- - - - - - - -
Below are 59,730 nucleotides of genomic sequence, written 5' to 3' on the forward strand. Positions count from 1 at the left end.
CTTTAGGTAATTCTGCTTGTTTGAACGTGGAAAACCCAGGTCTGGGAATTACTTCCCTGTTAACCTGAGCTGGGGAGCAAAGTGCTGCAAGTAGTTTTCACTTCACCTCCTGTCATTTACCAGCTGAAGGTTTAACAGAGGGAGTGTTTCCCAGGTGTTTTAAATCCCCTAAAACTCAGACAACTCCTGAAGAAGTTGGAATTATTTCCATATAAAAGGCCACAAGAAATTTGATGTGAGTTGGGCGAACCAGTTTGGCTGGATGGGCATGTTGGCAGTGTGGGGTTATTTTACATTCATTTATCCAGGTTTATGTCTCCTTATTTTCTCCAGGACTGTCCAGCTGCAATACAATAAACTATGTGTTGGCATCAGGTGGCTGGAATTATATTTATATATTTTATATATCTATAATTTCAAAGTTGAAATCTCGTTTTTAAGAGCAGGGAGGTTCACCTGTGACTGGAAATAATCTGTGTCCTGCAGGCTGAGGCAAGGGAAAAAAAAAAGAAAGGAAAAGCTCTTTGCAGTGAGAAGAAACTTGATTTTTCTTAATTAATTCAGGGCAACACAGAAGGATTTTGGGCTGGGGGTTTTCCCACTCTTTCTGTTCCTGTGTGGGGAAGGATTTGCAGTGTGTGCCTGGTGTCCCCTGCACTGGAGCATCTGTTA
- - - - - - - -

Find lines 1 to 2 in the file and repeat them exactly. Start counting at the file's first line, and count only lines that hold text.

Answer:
Below are 59,730 nucleotides of genomic sequence, written 5' to 3' on the forward strand. Positions count from 1 at the left end.
CTTTAGGTAATTCTGCTTGTTTGAACGTGGAAAACCCAGGTCTGGGAATTACTTCCCTGTTAACCTGAGCTGGGGAGCAAAGTGCTGCAAGTAGTTTTCACTTCACCTCCTGTCATTTACCAGCTGAAGGTTTAACAGAGGGAGTGTTTCCCAGGTGTTTTAAATCCCCTAAAACTCAGACAACTCCTGAAGAAGTTGGAATTATTTCCATATAAAAGGCCACAAGAAATTTGATGTGAGTTGGGCGAACCAGTTTGGCTGGATGGGCATGTTGGCAGTGTGGGGTTATTTTACATTCATTTATCCAGGTTTATGTCTCCTTATTTTCTCCAGGACTGTCCAGCTGCAATACAATAAACTATGTGTTGGCATCAGGTGGCTGGAATTATATTTATATATTTTATATATCTATAATTTCAAAGTTGAAATCTCGTTTTTAAGAGCAGGGAGGTTCACCTGTGACTGGAAATAATCTGTGTCCTGCAGGCTGAGGCAAGGGAAAAAAAAAAGAAAGGAAAAGCTCTTTGCAGTGAGAAGAAACTTGATTTTTCTTAATTAATTCAGGGCAACACAGAAGGATTTTGGGCTGGGGGTTTTCCCACTCTTTCTGTTCCTGTGTGGGGAAGGATTTGCAGTGTGTGCCTGGTGTCCCCTGCACTGGAGCATCTGTTA